Born in Oregon, Diebenkorn moved to San Francisco at age 2, and began drawing at 5. He entered Stanford University in 1940, and studied classical oil painting technique under professor and muralist Victor Arnautoff, and Professor Daniel Mendelowitz, with whom he shared a passion for the work of Edward Hopper that influenced his own paintings.

“His printmaking was complex for the time,” Wurm said. “He’d use different media, overlapping etchings by scraping into the plates directly or altering them with acid baths, or he’d color his prints by hand or tear them into a collage, just to see what would happen.”

Wurm culled the show from former students, artists and friends she knew who had beloved Diebenkorn works in their private homes. The Richard Diebenkorn Foundation opened their database to her and let her scan their archives.

“I specifically chose pieces that had another life in people’s life,” Wurm said, “One person had a Diebenkorn in the dining room, or their bedroom, or right by their front door so they could consider it every time they were about to walk into the world. I noticed people really were devoted to their Diebenkorns, for the way his work shifted how they saw color and space.”

Also included in the show is a set of six etchings of a coat on a hanger that Diebenkorn created for a book of W.B. Yeats poetry published by Arion Press in San Francisco, which creates limited-edition artworks and classics using a 100-year-old printing press.

“He transforms a line from a Yeats poem about a coat on a hanger into a sense of loss, meditation and mortality,” Wurm said. “There’s a great deal of tenderness and emotion invested in these drawings, which I’m hoping people will find revelatory.”

The show includes a schedule of retrospective events and art classes in Diebenkorn’s honor, including a free Sept. 21 talk given by Diebenkorn’s daughter Gretchen Grant about watching her father at work and living in a home driven by art, and a documentary about Diebenkorn created by Kathan Brown, founder of Crown Point Press in San Francisco, which published Diebenkorn’s work.

Meredith May is a San Francisco Chronicle staff writer. E-mail: Twitter: @MeredithMaySFTop Picks In Shopping

View article online here:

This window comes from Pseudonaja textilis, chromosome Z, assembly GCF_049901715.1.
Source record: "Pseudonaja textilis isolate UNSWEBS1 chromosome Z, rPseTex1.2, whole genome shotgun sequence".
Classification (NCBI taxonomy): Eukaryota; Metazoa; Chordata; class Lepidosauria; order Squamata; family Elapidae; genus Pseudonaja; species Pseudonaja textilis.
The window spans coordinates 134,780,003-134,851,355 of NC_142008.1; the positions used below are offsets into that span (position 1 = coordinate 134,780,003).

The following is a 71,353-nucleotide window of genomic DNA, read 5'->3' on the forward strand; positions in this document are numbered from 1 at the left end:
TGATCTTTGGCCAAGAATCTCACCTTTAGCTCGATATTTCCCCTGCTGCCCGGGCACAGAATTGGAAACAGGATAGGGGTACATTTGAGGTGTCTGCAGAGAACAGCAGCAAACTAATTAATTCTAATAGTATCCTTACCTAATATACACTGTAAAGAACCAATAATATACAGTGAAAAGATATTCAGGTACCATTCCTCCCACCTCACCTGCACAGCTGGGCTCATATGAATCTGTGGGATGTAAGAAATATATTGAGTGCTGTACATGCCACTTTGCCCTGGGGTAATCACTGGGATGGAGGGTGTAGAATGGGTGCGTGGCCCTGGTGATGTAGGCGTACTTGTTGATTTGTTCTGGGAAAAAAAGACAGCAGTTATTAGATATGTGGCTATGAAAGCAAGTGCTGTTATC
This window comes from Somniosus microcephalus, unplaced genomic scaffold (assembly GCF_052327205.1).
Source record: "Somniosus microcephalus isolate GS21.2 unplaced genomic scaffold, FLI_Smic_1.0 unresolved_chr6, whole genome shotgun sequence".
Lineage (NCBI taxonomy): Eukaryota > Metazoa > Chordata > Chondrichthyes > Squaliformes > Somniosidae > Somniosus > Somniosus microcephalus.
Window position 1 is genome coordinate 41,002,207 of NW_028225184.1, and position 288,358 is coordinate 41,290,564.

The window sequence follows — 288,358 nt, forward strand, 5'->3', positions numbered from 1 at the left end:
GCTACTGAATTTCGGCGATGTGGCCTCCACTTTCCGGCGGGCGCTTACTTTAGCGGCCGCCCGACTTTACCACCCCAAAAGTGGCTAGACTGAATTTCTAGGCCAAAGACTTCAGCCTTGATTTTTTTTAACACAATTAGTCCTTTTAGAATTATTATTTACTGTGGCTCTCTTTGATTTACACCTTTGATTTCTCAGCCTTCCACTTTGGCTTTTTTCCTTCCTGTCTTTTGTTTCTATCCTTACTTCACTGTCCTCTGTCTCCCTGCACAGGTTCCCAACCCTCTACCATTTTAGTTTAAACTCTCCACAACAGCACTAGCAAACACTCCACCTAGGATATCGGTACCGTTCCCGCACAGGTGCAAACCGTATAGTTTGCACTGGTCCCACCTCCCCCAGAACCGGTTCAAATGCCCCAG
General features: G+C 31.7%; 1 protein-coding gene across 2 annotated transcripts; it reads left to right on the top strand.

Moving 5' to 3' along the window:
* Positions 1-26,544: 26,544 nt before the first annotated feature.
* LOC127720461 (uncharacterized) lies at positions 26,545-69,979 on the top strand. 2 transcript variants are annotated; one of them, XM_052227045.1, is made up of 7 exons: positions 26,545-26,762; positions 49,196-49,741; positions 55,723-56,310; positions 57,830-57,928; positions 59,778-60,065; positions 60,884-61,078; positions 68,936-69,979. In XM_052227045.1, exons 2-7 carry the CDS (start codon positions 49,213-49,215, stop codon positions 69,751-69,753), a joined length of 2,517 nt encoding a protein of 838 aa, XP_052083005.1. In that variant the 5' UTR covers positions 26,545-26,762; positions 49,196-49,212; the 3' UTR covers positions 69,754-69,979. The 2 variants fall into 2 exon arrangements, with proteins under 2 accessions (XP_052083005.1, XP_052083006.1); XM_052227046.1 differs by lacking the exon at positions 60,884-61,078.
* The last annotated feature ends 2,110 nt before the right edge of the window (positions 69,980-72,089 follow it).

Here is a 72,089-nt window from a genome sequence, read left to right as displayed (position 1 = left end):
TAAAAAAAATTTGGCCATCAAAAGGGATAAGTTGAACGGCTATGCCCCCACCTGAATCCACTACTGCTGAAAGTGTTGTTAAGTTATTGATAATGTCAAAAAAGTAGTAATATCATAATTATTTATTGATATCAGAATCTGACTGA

Fall Programs Include Works by Richard Diebenkorn & Improvements

Our fall programs, which includes an exhibition of works by world-renowned artist Richard Diebenkorn, will kick off with a gallery reception for the public on Sat., Sept. 13, 2014, 6:00-8:00 p.m.

“Our exhibition lineup this season is exceptionally strong, and underscores the Art Center’s historic role in supporting emerging and established artists,” says Richard Ambrose, executive director for the Richmond Art Center. The Art Center has also launched a series of improvements that highlight its historic legacy as the largest art center in the East Bay.

“As we look to the future, we’re elevating the quality of all we do — from the level of exhibitions the Center presents to our accessibility to diverse communities,” says Ambrose. “We’re thrilled to bring back the work of Richard Diebenkorn, one of the most influential painters of the last 50 years. He exhibited his work at the Art Center in the 1950s and held his first major exhibition of drawings here in 1968.”

The main exhibition, Closely Considered – Diebenkorn in Berkeley, will showcase works by artists from the Bay Area Figurative Movement, which includes artist Richard Diebenkorn, David Park, Elmer Bischoff, Nathan Oliveira, James Weeks and Joan Brown.

The Art Center’s galleries will also feature works by other Bay Area artists, including prints by Frank Lobdell, large-scale paintings by Tom Holland and the printmaking practices and collections of Juan Fuentes, Art Hazelwood, Jos Sances and Jim Nikas.

Reinforcing Richmond Art Center’s Historic Legacy
The Art Center is making numerous improvements as it looks forward to its 80-year anniversary, which will be celebrated in 2016.